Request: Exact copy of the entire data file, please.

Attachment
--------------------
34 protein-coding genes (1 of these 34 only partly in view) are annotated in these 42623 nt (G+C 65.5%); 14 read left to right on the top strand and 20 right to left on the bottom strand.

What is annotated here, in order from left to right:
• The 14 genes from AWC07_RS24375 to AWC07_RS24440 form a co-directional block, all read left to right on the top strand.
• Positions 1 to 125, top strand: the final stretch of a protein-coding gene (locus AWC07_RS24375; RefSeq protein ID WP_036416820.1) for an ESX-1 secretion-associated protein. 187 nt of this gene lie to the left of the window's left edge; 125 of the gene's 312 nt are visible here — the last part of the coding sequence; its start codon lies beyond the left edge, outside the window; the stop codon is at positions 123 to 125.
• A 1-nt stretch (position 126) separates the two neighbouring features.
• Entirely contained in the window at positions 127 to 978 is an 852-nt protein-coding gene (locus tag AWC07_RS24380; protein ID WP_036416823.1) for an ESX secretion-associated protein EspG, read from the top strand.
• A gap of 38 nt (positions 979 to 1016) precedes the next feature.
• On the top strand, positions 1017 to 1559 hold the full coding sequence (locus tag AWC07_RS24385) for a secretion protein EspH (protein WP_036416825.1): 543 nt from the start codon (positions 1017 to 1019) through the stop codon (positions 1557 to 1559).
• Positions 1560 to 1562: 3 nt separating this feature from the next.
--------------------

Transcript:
34 protein-coding genes (1 of these 34 only partly in view) are annotated in these 42623 nt (G+C 65.5%); 14 read left to right on the top strand and 20 right to left on the bottom strand.

What is annotated here, in order from left to right:
• The 14 genes from AWC07_RS24375 to AWC07_RS24440 form a co-directional block, all read left to right on the top strand.
• Positions 1 to 125, top strand: the final stretch of a protein-coding gene (locus AWC07_RS24375; RefSeq protein ID WP_036416820.1) for an ESX-1 secretion-associated protein. 187 nt of this gene lie to the left of the window's left edge; 125 of the gene's 312 nt are visible here — the last part of the coding sequence; its start codon lies beyond the left edge, outside the window; the stop codon is at positions 123 to 125.
• A 1-nt stretch (position 126) separates the two neighbouring features.
• Entirely contained in the window at positions 127 to 978 is an 852-nt protein-coding gene (locus tag AWC07_RS24380; protein ID WP_036416823.1) for an ESX secretion-associated protein EspG, read from the top strand.
• A gap of 38 nt (positions 979 to 1016) precedes the next feature.
• On the top strand, positions 1017 to 1559 hold the full coding sequence (locus tag AWC07_RS24385) for a secretion protein EspH (protein WP_036416825.1): 543 nt from the start codon (positions 1017 to 1019) through the stop codon (positions 1557 to 1559).
• Positions 1560 to 1562: 3 nt separating this feature from the next.